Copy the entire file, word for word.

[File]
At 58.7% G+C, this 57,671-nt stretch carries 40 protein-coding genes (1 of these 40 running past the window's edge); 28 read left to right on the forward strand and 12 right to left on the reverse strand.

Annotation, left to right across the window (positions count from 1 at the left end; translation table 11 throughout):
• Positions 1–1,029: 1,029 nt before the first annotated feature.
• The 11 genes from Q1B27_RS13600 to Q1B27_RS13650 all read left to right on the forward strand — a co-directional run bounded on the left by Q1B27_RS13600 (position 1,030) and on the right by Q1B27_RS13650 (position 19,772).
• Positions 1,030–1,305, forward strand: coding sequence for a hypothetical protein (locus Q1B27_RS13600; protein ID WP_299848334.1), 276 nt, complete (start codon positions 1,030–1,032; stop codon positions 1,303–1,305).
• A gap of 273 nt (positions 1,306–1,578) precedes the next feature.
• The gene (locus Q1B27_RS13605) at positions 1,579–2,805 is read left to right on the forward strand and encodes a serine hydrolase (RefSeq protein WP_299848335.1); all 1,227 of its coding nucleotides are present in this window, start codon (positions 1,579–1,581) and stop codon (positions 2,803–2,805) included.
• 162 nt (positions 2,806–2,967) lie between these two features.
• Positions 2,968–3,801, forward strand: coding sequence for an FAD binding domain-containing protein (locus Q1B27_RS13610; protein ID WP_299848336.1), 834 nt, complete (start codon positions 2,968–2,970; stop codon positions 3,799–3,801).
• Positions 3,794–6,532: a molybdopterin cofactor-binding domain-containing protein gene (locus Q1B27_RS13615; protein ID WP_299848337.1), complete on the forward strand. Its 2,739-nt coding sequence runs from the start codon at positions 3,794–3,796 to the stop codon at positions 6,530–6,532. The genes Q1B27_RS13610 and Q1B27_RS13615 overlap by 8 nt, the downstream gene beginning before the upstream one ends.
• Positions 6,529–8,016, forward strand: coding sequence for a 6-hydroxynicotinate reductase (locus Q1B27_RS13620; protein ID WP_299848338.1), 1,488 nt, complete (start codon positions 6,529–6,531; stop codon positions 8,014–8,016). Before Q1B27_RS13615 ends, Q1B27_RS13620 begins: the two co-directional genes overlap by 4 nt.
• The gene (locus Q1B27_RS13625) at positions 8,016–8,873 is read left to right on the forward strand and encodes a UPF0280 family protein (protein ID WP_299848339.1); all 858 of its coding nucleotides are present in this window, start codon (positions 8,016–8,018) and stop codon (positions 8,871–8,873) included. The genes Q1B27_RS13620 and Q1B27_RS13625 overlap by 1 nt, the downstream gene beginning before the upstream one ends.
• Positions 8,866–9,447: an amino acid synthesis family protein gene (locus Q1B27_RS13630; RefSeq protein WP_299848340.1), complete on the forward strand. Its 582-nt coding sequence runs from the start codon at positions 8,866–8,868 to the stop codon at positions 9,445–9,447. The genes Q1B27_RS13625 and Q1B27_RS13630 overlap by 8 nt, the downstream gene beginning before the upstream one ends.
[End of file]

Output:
At 58.7% G+C, this 57,671-nt stretch carries 40 protein-coding genes (1 of these 40 running past the window's edge); 28 read left to right on the forward strand and 12 right to left on the reverse strand.

Annotation, left to right across the window (positions count from 1 at the left end; translation table 11 throughout):
• Positions 1–1,029: 1,029 nt before the first annotated feature.
• The 11 genes from Q1B27_RS13600 to Q1B27_RS13650 all read left to right on the forward strand — a co-directional run bounded on the left by Q1B27_RS13600 (position 1,030) and on the right by Q1B27_RS13650 (position 19,772).
• Positions 1,030–1,305, forward strand: coding sequence for a hypothetical protein (locus Q1B27_RS13600; protein ID WP_299848334.1), 276 nt, complete (start codon positions 1,030–1,032; stop codon positions 1,303–1,305).
• A gap of 273 nt (positions 1,306–1,578) precedes the next feature.
• The gene (locus Q1B27_RS13605) at positions 1,579–2,805 is read left to right on the forward strand and encodes a serine hydrolase (RefSeq protein WP_299848335.1); all 1,227 of its coding nucleotides are present in this window, start codon (positions 1,579–1,581) and stop codon (positions 2,803–2,805) included.
• 162 nt (positions 2,806–2,967) lie between these two features.
• Positions 2,968–3,801, forward strand: coding sequence for an FAD binding domain-containing protein (locus Q1B27_RS13610; protein ID WP_299848336.1), 834 nt, complete (start codon positions 2,968–2,970; stop codon positions 3,799–3,801).
• Positions 3,794–6,532: a molybdopterin cofactor-binding domain-containing protein gene (locus Q1B27_RS13615; protein ID WP_299848337.1), complete on the forward strand. Its 2,739-nt coding sequence runs from the start codon at positions 3,794–3,796 to the stop codon at positions 6,530–6,532. The genes Q1B27_RS13610 and Q1B27_RS13615 overlap by 8 nt, the downstream gene beginning before the upstream one ends.
• Positions 6,529–8,016, forward strand: coding sequence for a 6-hydroxynicotinate reductase (locus Q1B27_RS13620; protein ID WP_299848338.1), 1,488 nt, complete (start codon positions 6,529–6,531; stop codon positions 8,014–8,016). Before Q1B27_RS13615 ends, Q1B27_RS13620 begins: the two co-directional genes overlap by 4 nt.
• The gene (locus Q1B27_RS13625) at positions 8,016–8,873 is read left to right on the forward strand and encodes a UPF0280 family protein (protein ID WP_299848339.1); all 858 of its coding nucleotides are present in this window, start codon (positions 8,016–8,018) and stop codon (positions 8,871–8,873) included. The genes Q1B27_RS13620 and Q1B27_RS13625 overlap by 1 nt, the downstream gene beginning before the upstream one ends.
• Positions 8,866–9,447: an amino acid synthesis family protein gene (locus Q1B27_RS13630; RefSeq protein WP_299848340.1), complete on the forward strand. Its 582-nt coding sequence runs from the start codon at positions 8,866–8,868 to the stop codon at positions 9,445–9,447. The genes Q1B27_RS13625 and Q1B27_RS13630 overlap by 8 nt, the downstream gene beginning before the upstream one ends.